I have in my hand two statements which appeared in the Winnipeg newspapers on almost the same day. Both of them appeared during the Christmas recess, between Christmas day and New Years day. One of them was a statement, as reported by the Canadian Press, from the Minister of Agriculture (Mr. Harkness). It appeared under the heading "Economic Outlook Good for '58, Says Harkness". The significant part of that statement is this. I may say this has a direct relationship to whether we can or cannot trust the administration of this bill to the minister in the hope that he can interpret as generously as possible what is contained in the bill itself. The minister is reported to have made this statement, and this is in quotation marks. If he did not use these words, he can correct them. These words refer to the question of prices of agricultural products and are as follows:

Regardless of circumstances that may develop, farmers will be assured prices almost as good as those secured in the past.

Almost on the same way there appeared a report of a speech delivered by the president of the Saskatchewan wheat pool, Mr. J. H. Wesson, under the headline "Farmers 96698-2354

Find Their Expenses Much Greater Than Their Income". The report goes on to say this:

He said, despite having delivered the equivalent of a better than average crop, farmers found their expenses for the year were much greater than their income. The reason was the continued increase in the cost of things farmers buy, while prices of farm products are declining.

If we take those two statements side by side, what do we find, Mr. Speaker? On the one hand the president of the Saskatchewan wheat pool-there is no doubt that all other farm leaders will agree with what he had to say on that occasion-is claiming that the farmers are finding that their expenses are greater than their income, that their prices are still declining while their costs of production are still increasing. That is the situation with which we are faced and with which we have been faced for the last few years. In the face of that situation, what does the Minister of Agriculture undertake to do? He undertakes that regardless of circumstances that may develop farmers will be assured prices almost as good as those secured in the past. In other words, he is undertaking publicly to administer the bill in such a way that farmers will receive a little bit less than they have been receiving in the past few years, because he says prices will be almost as good. If you take "almost as good" as something which is bad you get something which is worse, and that is what the minister is promising the farmers of Canada-prices a little worse than they have been in the last four or five years.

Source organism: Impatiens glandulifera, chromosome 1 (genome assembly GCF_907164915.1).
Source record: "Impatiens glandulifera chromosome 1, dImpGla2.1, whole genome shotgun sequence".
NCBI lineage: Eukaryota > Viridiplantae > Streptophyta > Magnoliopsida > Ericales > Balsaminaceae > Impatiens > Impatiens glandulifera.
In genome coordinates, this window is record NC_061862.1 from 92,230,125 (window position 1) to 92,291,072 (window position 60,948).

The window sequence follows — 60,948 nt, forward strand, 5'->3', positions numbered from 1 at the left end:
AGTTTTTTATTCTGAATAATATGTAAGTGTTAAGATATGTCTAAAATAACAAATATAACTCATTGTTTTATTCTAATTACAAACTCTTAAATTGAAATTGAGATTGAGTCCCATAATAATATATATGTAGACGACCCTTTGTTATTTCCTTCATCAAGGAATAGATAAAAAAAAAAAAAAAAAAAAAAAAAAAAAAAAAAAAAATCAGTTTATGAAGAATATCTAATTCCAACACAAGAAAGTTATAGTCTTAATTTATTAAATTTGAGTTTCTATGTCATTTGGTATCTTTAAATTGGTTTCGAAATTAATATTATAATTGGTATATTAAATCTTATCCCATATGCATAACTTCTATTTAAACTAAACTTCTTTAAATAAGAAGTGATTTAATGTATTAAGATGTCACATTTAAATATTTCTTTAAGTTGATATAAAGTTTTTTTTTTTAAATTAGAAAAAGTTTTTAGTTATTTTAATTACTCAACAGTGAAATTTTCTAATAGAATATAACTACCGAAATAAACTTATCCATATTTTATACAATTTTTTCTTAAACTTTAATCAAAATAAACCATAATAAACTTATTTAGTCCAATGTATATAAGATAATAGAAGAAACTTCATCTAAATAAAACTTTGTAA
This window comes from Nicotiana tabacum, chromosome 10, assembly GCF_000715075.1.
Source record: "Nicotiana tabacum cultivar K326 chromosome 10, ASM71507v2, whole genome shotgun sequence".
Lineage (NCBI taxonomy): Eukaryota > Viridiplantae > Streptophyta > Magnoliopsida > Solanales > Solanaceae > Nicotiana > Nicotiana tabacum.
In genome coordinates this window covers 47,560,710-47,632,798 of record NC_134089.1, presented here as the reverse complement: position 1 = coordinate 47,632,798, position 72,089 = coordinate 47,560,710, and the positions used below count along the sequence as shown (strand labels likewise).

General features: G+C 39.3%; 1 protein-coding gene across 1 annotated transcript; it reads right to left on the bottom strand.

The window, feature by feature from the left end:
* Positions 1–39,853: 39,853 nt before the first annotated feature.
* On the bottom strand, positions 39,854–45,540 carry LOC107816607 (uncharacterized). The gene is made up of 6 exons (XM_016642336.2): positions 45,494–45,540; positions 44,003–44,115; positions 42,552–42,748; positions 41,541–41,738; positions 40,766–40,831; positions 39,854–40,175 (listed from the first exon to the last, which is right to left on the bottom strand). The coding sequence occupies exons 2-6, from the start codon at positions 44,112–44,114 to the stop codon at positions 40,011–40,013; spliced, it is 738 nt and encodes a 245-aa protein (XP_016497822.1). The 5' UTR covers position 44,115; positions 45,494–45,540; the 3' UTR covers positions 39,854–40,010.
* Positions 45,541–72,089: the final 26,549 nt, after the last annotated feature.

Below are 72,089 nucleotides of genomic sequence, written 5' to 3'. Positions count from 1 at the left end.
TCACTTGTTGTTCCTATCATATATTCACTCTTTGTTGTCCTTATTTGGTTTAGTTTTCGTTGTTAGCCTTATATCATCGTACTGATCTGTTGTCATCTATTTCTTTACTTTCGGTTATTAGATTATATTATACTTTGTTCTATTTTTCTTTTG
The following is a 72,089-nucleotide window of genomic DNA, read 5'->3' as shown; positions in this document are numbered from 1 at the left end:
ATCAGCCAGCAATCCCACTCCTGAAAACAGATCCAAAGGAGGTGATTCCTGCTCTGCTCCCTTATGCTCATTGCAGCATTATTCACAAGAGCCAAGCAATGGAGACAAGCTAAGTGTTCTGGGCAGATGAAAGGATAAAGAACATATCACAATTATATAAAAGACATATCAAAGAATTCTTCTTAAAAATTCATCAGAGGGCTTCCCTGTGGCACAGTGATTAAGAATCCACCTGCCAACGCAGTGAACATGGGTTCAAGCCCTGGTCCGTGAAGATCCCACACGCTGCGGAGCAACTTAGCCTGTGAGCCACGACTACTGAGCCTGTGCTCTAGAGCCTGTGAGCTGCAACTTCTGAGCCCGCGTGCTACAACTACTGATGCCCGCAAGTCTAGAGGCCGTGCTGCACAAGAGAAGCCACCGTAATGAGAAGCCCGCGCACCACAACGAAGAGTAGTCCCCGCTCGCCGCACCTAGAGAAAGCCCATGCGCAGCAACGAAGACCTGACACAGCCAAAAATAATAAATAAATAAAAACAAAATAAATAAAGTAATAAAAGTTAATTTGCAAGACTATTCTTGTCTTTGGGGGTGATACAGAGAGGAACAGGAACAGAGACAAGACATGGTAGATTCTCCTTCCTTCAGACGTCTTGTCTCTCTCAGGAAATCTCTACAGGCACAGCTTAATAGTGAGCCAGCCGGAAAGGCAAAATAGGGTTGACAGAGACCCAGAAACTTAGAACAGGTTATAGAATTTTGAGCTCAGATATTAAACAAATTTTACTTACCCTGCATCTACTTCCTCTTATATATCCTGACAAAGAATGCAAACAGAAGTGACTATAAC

That is a statement of the minister himself as reported in the press and, on the basis of that statement, no farm organization, no individual farmer and no member of this house who is interested in agriculture can accept it and leave this bill to be administered, on the statement of the minister himself, in such a way as to result in such prices. The minister has already publicly declared that it would be administered in such a way that prices will be a little worse than they have been in the last few years, and that is the point I wish to emphasize.

So we find the situation where the C.C.F. and Social Credit members are continuing their struggle to have written into the bill something which will assure to the farmers their fair share of the national income and something that will bear a direct relationship to or acceptance of the principle of parity prices.

Members supporting the government in their speeches yesterday-I do not wish to take the time of the house to quote them in detail-said on several occasions that they believed the farmers should receive their fair


Agricultural Products-Price Stabilization share of the national income. This was said by several members of the Progressive Conservative party yesterday. At the same time, however, they said they did not believe in parity prices as a method by which farmers could receive such fair share. That declaration, coming from government-supporting members, gives us even more reason for worry and concern as to the effect of this bill. If it is to be passed in this house in its present form and be left to the minister to administer in accordance with his public statement that it is his declared intention to administer prices in such a way that they will be slightly worse than they have been in the last few years, some further consideration must be given to this subject.

These two statements are completely inconsistent and contradictory. If they profess to believe that farmers are entitled to their fair share of the national income there can be no semblance of logic in saying at the same time that they do not agree with the principle of parity prices, because parity means equality. If in one breath you say you believe the farmer is entitled to equality and in the next breath you say you do not then you cancel out your own argument.

In my respectful submission, therefore, we cannot entrust the administration of this bill in its present form to the Minister of Agriculture having regard to his declared intention, nor can we entrust it to the advice of those members supporting the government because in either case it appears to me the whole question of the parity price principle will be sacrificed to the law of supply and demand.